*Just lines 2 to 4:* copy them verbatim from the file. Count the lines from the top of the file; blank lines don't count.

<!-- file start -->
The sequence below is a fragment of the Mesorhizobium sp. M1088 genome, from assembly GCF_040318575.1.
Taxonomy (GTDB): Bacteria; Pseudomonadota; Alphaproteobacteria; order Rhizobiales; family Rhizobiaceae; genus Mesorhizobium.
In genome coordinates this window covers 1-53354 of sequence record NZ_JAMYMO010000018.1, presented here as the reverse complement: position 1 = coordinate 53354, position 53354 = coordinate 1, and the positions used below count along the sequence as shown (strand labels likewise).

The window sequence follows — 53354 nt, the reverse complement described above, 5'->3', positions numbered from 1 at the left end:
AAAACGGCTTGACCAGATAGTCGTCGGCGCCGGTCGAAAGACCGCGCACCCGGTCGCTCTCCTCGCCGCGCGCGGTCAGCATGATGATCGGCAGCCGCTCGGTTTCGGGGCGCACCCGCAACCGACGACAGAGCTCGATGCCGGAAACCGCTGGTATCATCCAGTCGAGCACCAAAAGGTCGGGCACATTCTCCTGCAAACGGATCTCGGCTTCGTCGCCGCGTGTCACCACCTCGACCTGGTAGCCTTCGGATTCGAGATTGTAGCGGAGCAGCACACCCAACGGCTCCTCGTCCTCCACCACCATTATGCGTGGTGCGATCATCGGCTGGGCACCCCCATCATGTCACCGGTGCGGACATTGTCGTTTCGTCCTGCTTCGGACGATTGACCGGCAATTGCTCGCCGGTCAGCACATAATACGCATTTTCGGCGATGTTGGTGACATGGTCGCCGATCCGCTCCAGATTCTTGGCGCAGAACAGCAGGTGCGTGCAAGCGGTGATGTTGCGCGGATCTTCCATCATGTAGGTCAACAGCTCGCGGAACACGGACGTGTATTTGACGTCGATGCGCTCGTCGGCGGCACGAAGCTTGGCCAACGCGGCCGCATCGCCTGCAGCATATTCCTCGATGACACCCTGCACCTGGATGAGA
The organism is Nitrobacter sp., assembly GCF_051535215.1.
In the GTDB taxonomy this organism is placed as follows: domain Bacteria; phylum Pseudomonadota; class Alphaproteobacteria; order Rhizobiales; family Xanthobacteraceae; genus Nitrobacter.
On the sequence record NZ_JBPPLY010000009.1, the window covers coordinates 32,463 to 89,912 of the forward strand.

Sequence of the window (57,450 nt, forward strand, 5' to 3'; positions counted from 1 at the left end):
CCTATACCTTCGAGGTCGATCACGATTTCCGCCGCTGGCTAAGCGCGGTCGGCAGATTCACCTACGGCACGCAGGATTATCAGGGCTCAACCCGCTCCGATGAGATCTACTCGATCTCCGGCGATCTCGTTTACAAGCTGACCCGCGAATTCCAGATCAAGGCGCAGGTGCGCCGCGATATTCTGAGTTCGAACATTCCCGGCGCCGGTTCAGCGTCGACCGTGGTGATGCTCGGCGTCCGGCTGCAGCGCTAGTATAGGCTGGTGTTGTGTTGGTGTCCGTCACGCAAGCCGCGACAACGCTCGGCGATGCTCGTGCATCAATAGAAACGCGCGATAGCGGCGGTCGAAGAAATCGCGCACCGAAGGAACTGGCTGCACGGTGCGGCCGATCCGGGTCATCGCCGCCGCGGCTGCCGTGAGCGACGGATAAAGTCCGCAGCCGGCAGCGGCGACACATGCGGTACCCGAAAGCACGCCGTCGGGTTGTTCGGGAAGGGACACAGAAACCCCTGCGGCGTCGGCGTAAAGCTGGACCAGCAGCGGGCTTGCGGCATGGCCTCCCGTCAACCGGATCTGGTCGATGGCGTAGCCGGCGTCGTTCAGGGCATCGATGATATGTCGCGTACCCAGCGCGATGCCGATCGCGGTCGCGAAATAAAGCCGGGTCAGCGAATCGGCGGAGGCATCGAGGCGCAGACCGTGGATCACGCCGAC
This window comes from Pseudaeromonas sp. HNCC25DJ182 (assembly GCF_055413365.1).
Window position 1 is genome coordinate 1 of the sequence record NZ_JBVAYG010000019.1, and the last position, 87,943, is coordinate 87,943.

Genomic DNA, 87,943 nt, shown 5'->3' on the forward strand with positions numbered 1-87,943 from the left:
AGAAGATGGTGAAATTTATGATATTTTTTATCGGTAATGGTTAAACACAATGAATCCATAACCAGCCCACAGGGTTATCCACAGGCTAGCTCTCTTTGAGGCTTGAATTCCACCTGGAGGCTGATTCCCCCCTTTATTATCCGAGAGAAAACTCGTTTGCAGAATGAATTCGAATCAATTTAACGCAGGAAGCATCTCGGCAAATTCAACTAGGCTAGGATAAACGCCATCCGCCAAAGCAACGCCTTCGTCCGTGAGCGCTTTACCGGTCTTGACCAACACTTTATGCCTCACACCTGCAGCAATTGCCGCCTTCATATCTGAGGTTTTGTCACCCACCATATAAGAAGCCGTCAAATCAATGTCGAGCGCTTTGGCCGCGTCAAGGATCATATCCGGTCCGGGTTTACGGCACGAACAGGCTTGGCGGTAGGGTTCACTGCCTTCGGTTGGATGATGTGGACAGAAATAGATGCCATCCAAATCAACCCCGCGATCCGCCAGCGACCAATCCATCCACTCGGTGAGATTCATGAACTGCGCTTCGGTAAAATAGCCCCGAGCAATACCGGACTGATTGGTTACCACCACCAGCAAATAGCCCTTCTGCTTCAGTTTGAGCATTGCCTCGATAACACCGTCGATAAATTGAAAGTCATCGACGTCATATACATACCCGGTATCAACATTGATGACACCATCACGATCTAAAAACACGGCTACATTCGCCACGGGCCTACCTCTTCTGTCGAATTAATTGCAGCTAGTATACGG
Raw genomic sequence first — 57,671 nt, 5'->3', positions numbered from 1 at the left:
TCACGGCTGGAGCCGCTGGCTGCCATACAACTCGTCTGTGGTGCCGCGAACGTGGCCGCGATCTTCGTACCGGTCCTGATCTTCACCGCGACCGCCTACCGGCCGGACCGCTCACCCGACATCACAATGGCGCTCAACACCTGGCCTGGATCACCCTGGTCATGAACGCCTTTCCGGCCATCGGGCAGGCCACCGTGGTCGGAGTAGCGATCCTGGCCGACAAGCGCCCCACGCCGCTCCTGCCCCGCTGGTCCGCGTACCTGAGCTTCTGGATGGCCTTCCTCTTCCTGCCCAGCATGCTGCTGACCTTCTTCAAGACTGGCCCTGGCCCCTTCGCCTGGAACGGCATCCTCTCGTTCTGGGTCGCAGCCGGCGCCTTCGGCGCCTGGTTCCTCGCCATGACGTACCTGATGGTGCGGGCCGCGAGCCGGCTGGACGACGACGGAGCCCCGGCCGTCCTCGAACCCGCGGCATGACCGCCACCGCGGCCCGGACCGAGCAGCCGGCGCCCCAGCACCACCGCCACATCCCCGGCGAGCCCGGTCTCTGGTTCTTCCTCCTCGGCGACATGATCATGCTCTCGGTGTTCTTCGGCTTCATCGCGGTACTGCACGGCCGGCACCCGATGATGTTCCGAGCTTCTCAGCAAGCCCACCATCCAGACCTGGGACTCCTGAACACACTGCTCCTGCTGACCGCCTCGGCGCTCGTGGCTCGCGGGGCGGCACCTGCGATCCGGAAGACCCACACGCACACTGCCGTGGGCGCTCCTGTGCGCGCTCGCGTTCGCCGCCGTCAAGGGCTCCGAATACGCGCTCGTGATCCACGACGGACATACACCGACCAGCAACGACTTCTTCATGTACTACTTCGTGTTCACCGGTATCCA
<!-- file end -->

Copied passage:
Taxonomy (GTDB): Bacteria; Pseudomonadota; Alphaproteobacteria; order Rhizobiales; family Rhizobiaceae; genus Mesorhizobium.
In genome coordinates this window covers 1-53354 of sequence record NZ_JAMYMO010000018.1, presented here as the reverse complement: position 1 = coordinate 53354, position 53354 = coordinate 1, and the positions used below count along the sequence as shown (strand labels likewise).

The window sequence follows — 53354 nt, the reverse complement described above, 5'->3', positions numbered from 1 at the left end: